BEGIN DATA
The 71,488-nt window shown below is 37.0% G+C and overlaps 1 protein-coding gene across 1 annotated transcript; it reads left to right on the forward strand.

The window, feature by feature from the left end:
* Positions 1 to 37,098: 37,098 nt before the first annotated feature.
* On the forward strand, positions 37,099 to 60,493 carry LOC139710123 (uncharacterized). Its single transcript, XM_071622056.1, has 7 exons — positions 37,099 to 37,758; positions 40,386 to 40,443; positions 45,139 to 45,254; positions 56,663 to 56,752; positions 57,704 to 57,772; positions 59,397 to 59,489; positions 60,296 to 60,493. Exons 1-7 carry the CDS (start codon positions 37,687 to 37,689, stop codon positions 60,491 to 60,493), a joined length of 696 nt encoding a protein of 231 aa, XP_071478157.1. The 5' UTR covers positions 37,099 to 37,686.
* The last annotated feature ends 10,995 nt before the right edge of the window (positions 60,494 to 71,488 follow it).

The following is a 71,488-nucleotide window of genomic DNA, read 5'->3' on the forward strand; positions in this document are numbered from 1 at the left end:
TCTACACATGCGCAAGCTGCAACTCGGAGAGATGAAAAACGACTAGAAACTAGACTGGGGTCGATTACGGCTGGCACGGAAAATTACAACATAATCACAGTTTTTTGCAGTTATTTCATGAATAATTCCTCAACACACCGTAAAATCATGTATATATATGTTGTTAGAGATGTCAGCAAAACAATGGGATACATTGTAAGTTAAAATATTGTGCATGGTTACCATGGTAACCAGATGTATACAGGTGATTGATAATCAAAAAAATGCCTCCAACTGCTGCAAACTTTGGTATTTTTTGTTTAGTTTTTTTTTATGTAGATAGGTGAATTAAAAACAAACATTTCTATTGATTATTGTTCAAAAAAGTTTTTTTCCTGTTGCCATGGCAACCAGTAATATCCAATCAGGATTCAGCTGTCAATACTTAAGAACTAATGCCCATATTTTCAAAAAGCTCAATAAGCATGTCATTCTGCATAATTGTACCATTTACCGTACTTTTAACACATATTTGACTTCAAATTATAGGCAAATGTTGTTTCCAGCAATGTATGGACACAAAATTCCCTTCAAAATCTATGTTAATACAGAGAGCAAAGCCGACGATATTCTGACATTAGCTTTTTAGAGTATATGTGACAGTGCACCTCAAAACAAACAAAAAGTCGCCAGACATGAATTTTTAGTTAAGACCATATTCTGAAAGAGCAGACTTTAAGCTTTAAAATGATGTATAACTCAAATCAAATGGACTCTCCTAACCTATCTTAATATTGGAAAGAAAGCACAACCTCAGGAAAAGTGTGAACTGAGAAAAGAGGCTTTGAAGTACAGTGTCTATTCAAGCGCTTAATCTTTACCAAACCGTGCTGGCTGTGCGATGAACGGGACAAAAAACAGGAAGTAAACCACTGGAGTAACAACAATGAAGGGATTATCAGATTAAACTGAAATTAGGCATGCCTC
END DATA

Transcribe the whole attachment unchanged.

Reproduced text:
The 71,488-nt window shown below is 37.0% G+C and overlaps 1 protein-coding gene across 1 annotated transcript; it reads left to right on the forward strand.

The window, feature by feature from the left end:
* Positions 1 to 37,098: 37,098 nt before the first annotated feature.
* On the forward strand, positions 37,099 to 60,493 carry LOC139710123 (uncharacterized). Its single transcript, XM_071622056.1, has 7 exons — positions 37,099 to 37,758; positions 40,386 to 40,443; positions 45,139 to 45,254; positions 56,663 to 56,752; positions 57,704 to 57,772; positions 59,397 to 59,489; positions 60,296 to 60,493. Exons 1-7 carry the CDS (start codon positions 37,687 to 37,689, stop codon positions 60,491 to 60,493), a joined length of 696 nt encoding a protein of 231 aa, XP_071478157.1. The 5' UTR covers positions 37,099 to 37,686.
* The last annotated feature ends 10,995 nt before the right edge of the window (positions 60,494 to 71,488 follow it).

The following is a 71,488-nucleotide window of genomic DNA, read 5'->3' on the forward strand; positions in this document are numbered from 1 at the left end:
TCTACACATGCGCAAGCTGCAACTCGGAGAGATGAAAAACGACTAGAAACTAGACTGGGGTCGATTACGGCTGGCACGGAAAATTACAACATAATCACAGTTTTTTGCAGTTATTTCATGAATAATTCCTCAACACACCGTAAAATCATGTATATATATGTTGTTAGAGATGTCAGCAAAACAATGGGATACATTGTAAGTTAAAATATTGTGCATGGTTACCATGGTAACCAGATGTATACAGGTGATTGATAATCAAAAAAATGCCTCCAACTGCTGCAAACTTTGGTATTTTTTGTTTAGTTTTTTTTTATGTAGATAGGTGAATTAAAAACAAACATTTCTATTGATTATTGTTCAAAAAAGTTTTTTTCCTGTTGCCATGGCAACCAGTAATATCCAATCAGGATTCAGCTGTCAATACTTAAGAACTAATGCCCATATTTTCAAAAAGCTCAATAAGCATGTCATTCTGCATAATTGTACCATTTACCGTACTTTTAACACATATTTGACTTCAAATTATAGGCAAATGTTGTTTCCAGCAATGTATGGACACAAAATTCCCTTCAAAATCTATGTTAATACAGAGAGCAAAGCCGACGATATTCTGACATTAGCTTTTTAGAGTATATGTGACAGTGCACCTCAAAACAAACAAAAAGTCGCCAGACATGAATTTTTAGTTAAGACCATATTCTGAAAGAGCAGACTTTAAGCTTTAAAATGATGTATAACTCAAATCAAATGGACTCTCCTAACCTATCTTAATATTGGAAAGAAAGCACAACCTCAGGAAAAGTGTGAACTGAGAAAAGAGGCTTTGAAGTACAGTGTCTATTCAAGCGCTTAATCTTTACCAAACCGTGCTGGCTGTGCGATGAACGGGACAAAAAACAGGAAGTAAACCACTGGAGTAACAACAATGAAGGGATTATCAGATTAAACTGAAATTAGGCATGCCTC